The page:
CER's with regard mine surveying endorsements in some respect parallel the old Board of Examiners written and practical assessments as was made under the act and regulations of the time. The process typically took 2 years for qualified surveyors (as such) as the additional subjects could not be completed in 1 year due to prerequisites. This was mainly relative to surveyors coming into mining from other survey disciplines.
I don't see many issues with requiring new graduates to complete something like the CER process to first gain their registration then their mining or other endorsement/s. There does need some mechanism to initially gain registration as a surveyor and then any endorsements which is scoped by the current CER registration scheme.
I believe what the CER process has done in regard re-registration (in Qld anyway) is basically kill off the regional conferences and also have an effect on the National conference? Roster changes over the past 10 years probably have not helped the cause either, especially at the regional level?
Essentially once registered and endorsed then the ongoing value from regular network events would probably provide more benefit than regurgitating much of the same with CER's as the monthly cycle of a mine surveyor doesn't vary all that much? The CPD process should really also be additional as part of some CER type process for initial registration and endorsements. It is questionable what the CER process achieves for practising surveyors who may be better served by having to network and attend technology and other gatherings?
Most professional surveyors see the benefit of networking, conferences and technology sessions and attend by default even though these form only a very small element of the CER process. Some surveyors probably no longer see any benefit for themselves or by necessity and such have withdrawn from the CPD type of event.
Also maybe what the current SBQ, Registration & CER process has now achieved is cleaning out those that were endorsed by default or under a grandfather clause and have not or never really practiced in the field? This thinking is however a very fine line especially with regard some endorsements and much consideration and thought is required with this one.
Interesting discussion Ken.
Under your above proposal the CPD would be obligatory as a mechanism to achieve and maintain registration, rather than voluntary in which Surveyors could potentially choose activities matching the needs of their current job. I also believe this would be a better option to the CER method as it would require updating of skills to match advancing technology and techniques across various survey disciplines.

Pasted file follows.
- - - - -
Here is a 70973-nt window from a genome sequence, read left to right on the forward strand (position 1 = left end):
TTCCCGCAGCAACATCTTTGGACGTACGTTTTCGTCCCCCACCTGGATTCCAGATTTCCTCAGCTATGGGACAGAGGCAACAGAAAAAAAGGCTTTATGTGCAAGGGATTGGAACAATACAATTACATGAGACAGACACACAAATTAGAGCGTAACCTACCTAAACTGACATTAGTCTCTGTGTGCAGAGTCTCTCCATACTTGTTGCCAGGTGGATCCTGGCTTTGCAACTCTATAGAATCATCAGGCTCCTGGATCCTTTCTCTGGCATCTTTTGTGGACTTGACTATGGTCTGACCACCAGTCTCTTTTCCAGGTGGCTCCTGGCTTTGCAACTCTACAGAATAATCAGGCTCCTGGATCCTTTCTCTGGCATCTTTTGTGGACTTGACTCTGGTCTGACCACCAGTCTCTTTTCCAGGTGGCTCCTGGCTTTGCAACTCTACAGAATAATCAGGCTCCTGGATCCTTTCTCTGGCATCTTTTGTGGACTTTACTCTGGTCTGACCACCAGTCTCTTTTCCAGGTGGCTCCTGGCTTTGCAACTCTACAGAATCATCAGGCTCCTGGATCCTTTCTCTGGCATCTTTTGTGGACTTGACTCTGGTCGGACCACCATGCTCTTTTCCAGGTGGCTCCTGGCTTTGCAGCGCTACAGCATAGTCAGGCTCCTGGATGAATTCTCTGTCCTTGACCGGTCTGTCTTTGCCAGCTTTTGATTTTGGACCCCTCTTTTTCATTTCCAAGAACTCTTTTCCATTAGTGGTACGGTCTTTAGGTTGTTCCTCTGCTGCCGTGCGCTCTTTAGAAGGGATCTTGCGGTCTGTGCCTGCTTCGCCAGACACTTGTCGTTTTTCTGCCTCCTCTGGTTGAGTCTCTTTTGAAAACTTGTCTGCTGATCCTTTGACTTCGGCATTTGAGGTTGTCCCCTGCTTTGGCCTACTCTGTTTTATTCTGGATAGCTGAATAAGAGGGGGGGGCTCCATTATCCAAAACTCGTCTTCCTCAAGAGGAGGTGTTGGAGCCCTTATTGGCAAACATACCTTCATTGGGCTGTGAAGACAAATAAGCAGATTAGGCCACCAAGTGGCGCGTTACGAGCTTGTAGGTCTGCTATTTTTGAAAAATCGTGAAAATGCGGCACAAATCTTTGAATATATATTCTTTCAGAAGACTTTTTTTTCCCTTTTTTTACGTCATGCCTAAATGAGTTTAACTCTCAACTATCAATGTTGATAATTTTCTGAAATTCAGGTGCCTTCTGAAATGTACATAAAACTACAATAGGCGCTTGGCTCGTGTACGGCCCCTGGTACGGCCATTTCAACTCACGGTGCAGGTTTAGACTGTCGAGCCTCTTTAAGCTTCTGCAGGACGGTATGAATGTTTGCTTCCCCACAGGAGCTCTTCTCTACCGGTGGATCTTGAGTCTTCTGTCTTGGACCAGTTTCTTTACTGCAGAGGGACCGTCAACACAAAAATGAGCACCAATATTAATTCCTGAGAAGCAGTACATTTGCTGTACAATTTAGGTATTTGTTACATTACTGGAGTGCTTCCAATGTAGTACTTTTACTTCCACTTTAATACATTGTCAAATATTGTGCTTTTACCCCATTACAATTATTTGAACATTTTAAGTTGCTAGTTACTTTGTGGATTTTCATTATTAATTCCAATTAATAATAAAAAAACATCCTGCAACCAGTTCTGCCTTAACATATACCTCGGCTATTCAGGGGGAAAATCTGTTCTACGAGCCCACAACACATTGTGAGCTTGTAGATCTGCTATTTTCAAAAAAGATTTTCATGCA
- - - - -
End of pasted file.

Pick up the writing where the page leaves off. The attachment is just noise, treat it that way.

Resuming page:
The challenge I see is the governing of such a system, and you raise a good point that Mine Surveyors work across a number of jurisdictions. Ideally it would require a national organization such as AIMS to govern the requirements in order to meet each state’s standards.
I am writing this post in order to begin a discussion around the topic of adding CPD as a mechanism for registration renewal, instead of the current practice of submitting CERs to SBQ. I expect it will be possible to present strong arguments on either side of this debate, but my own view is that we are better served by the CPD process for the following reasons.
• Cadastral surveyors do not typically work across multiple state jurisdictions, whereas many mine surveyors do. This then requires CPD for renewal with BOSSI and CERs in QLD for example.
• AIMS has a CPD subcommittee already operating in NSW. We could therefore add QLD members to the CPD committee and issue certificates in the same way.
• Mine surveyors often work remotely, and good quality CPD events are the most effective way to stay engaged with emerging technologies.
• Management at operations are more likely to approve attendance at CPD events when it is a compulsory part of registration renewal.
• CPD events offer the best opportunity to network and compare work methods. Personally, I get as much value from this aspect as from the presentation content itself in many instances.
This suggestion has been discussed at the QLD subcommittee level and is proposed as an optional alternative to CERs. In other words, if the mine surveyor prefers to present evidence through the CER method then they would be free to do so.
This proposal, were it to be accepted by AIMS members, would obviously still require discussion and approval by SBQ.
Please give it some thought, and we would like your feedback. In the next few months the QLD subcommittee will be contacting you via survey monkey to obtain your opinion on this important potential change.